Think you're getting the straight facts when you turn on the news?
What's In Your Water?
The EPA has identified over 800 pollutants in our waters! Do you know what is in your water?
Introducing discriminating legislation and undermining civil rights, find how the Bush administration has been doing this.
Bush and Big Business
The truth about Bush's special interest agenda, and the big businesses he serves
Sixty Harmful Sections of the Energy Bill
The National Environmental Trust
February 16, 2004
The National Environmental Trust's summary of key provisions
of the 2003 Energy Policy Act that are harmful to public health and the
environment, public lands and coastal areas, consumers and taxpayers, and
energy and national security. The full Senate Energy Bill is available
- Allows more smog pollution
for longer than the current Clean Air Act authorizes. Under the existing
Act, areas that have unhealthy air are required to reduce ozone-forming
smog pollution by strict statutory deadlines. If these areas fail to meet
these deadlines, they are given more time to clean up, but must adopt more
rigorous air pollution control measures. The bill attempts to allow
polluted areas to have more time to cleanup but without having to implement
stronger air pollution controls, placing a significant burden on states
and communities down-wind of the urban areas subject to this provision. Title
XIV Sec. 1443 p. 43.
- Exempts all oil and gas
construction activities, including roads, drill pads, pipeline corridors,
refineries, compressor stations, etc., from having to obtain a permit
controlling polluted stormwater runoff caused by construction activities,
as is currently required under the Clean Water Act. Pollution from the
construction of thousands of oil and gas sites across the country,
including the construction of the US section of the 3,500-mile Alaska
pipeline, would be exempted under this provision. Title III Sec. 328 p.
- Delays air pollution clean up
in southwestern Michigan for two years while the EPA conducts a study. Title
IX, Section 970.
- Dramatically increases air
pollution and global warming with huge new incentives for burning coal,
oil and gas. Titles III, IV, VIII.
- Claims to promote "clean
coal" but inhibits its deployment by disqualifying federally-funded
clean coal projects as "best available control technologies"
that must be adopted by other coal-powered industrial facilities. Title
IV Sec. 441 and Title XXXI.
- Threatens drinking water
sources by exempting from Safe Drinking Water Act regulation the
underground injection of chemicals during oil and gas development. Title
III Sec. 327 p. 54-55.
- Fails to ban MTBE, a toxic
gasoline additive that has contaminated drinking water for thousands of
Americans, until Dec. 2014. Moreover, the President can declare the MTBE
ban "null and void" (no criteria established) at any time prior
to June 2014, states can opt out of the ban, and states that have already
banned MTBE may have their laws overridden. Title XV Sec. 1502
- Gives legal protection to
owners of abandoned oil and gas wells who enter into cleanup plans with
the Department of Interior by exempting them from civil liability for
pollution discharges and other environmental hazards associated with the
those wells. Title III Sec. 318(g)(3)(B) p. 33.
- Encourages the mixture of
hazardous wastes in cement and concrete products as an alternative to safe
disposal in permitted hazardous waste landfills. Benefits one Oklahoma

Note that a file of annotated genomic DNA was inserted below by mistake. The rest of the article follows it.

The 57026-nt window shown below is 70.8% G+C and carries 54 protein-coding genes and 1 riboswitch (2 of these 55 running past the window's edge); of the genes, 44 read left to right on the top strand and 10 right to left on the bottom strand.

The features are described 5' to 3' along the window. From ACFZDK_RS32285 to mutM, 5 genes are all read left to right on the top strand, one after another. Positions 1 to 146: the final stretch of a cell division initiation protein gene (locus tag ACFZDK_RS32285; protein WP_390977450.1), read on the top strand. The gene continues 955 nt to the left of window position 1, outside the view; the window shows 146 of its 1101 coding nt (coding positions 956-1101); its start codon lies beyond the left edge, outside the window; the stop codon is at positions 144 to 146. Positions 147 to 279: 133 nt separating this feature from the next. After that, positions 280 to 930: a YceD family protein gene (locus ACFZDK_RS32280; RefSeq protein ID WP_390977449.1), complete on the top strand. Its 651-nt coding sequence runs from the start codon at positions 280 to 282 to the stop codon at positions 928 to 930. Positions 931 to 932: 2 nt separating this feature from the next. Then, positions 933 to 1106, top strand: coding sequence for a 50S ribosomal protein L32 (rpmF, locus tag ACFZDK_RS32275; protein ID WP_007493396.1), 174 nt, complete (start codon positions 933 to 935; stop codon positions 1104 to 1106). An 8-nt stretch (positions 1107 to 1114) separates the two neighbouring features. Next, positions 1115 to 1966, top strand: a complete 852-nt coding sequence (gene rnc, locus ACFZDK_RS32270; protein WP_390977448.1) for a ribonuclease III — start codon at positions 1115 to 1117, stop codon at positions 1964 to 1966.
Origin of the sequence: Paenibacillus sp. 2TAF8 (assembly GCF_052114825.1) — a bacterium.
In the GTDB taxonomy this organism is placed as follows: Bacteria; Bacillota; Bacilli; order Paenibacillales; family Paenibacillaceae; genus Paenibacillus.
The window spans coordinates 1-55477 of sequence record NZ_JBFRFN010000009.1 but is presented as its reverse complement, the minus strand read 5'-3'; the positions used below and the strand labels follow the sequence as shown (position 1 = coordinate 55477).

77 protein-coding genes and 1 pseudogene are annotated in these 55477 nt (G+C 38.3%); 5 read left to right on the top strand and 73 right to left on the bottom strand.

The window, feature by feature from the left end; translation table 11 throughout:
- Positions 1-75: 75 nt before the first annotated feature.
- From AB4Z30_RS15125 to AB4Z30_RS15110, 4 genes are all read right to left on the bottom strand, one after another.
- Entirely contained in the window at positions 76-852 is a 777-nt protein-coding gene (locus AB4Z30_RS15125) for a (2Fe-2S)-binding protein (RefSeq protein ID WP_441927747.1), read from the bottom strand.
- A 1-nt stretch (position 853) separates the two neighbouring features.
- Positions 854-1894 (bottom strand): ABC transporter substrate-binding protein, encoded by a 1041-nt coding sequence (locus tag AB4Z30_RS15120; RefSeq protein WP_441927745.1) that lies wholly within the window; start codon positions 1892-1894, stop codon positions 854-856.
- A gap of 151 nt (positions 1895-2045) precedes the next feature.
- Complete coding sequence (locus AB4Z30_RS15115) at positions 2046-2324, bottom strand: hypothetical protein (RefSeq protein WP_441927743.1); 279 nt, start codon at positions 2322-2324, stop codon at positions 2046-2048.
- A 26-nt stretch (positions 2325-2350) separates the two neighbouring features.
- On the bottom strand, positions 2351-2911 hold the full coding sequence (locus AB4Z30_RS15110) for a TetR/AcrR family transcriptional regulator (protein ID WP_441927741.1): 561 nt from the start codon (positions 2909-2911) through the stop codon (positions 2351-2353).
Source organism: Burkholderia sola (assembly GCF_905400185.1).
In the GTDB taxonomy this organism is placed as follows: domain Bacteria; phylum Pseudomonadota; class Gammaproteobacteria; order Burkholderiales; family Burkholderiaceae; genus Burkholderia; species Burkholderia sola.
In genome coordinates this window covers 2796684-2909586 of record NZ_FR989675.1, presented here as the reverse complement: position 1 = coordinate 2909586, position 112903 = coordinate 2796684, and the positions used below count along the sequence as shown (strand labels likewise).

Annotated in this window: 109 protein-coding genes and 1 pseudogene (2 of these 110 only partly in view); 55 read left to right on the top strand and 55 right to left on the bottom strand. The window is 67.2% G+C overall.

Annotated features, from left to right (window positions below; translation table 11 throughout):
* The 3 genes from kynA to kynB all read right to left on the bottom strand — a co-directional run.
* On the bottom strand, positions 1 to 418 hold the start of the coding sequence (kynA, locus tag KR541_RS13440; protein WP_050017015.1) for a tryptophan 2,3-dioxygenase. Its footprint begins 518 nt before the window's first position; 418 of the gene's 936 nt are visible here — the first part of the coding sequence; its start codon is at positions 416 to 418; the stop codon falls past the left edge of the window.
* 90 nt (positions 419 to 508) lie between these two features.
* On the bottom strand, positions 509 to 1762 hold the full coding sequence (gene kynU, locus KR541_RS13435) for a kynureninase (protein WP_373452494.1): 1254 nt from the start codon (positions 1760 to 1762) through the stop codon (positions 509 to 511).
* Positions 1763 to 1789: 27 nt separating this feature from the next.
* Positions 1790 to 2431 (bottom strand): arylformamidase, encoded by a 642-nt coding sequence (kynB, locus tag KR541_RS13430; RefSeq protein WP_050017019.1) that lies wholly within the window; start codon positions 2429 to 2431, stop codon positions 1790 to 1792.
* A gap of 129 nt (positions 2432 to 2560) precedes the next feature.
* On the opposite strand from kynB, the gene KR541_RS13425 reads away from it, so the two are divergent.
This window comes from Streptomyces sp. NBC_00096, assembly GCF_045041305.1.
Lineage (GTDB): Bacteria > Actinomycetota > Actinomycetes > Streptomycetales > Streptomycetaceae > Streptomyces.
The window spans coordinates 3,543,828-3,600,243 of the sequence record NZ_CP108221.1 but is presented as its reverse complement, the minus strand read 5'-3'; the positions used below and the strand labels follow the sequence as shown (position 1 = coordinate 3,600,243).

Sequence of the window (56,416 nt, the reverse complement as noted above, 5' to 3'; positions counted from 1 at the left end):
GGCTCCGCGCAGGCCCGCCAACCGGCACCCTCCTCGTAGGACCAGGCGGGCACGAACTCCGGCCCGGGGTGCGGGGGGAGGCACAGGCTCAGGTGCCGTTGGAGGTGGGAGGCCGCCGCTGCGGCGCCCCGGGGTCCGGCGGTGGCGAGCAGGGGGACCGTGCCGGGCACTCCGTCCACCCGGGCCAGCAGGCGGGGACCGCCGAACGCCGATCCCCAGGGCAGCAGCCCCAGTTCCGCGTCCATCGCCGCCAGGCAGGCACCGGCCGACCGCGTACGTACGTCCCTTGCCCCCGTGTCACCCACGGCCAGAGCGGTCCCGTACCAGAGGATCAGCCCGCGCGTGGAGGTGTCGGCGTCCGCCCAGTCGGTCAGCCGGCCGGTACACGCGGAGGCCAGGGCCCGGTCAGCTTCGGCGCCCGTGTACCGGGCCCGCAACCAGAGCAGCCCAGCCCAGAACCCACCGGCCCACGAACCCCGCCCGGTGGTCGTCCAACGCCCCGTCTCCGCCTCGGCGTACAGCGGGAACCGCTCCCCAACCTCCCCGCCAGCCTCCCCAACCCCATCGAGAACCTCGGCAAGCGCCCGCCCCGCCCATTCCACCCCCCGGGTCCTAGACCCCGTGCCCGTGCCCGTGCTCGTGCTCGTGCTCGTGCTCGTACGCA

mine in particular. Title I Sec. 110 p. 26, Title XIV Sec. 1445 p. 48.
- Fails to include standards
for providing clean, renewable energy sources that would save consumers
money on their utility bills, benefit farmers, create jobs, spur economic
development, and reduce air pollution and global warming emissions. Title
- Begins to establish a system
whereby electric utilities can escape emission reduction obligations by
purchasing emissions "credits" from mobile sources such as cars
and trucks, even though this type of "cross-sector" trading
scheme has proved unworkable in several states where it has been tried. Title
VII Sec. 752 p. 43
- Fails to do anything to
address global warming.
- Provides millions in taxpayer
funds to uranium companies for polluting mining practices that threaten
drinking water aquifers. The provision contains a red herring exclusion
for New Mexico; one company with operations in New Mexico and other states
could receive bail out money for mines in other states, freeing up company
dollars for proposed mines in Navajo communities in New Mexico that would
threaten the sole source of drinking water for 15,000 Native Americans. Title
VI Section 631.
- Reclassifies radioactive waste from a former uranium
extraction plant in Fernald, Ohio, so that it may be disposed in a Utah
dump not equipped to properly contain the waste's radioactivity, setting
dangerous precedent for arbitrarily reclassifying radioactive waste. Title
VI Sec. 634.
- Attempts to allow the
Interior Secretary via "Secretarial Order" to designate utility
and pipeline corridors across public lands without seeking public input
through a land use planning process. Title III Sec. 350 p.83.
- Authorizes the leasing of the
entire National Petroleum Reserve Alaska for oil and gas production
without protection for wildlife, native subsistence hunting and fishing,
and sensitive areas. Also gives away taxpayer dollars to the industry by
allowing the Secretary to waive royalties from any other production that
occurs on this land. Title III Sec. 317.
- Vests the Secretary of Energy
with unprecedented authority to permit electric power lines across federal
public lands and override federal agency objections to siting decisions,
allowing transmission lines to be sited through protected areas such as
National Monuments and National Conservation Areas. Title XII Sec. 1221
- Allows applicants for federal
drilling permits to take up to two years to comply with application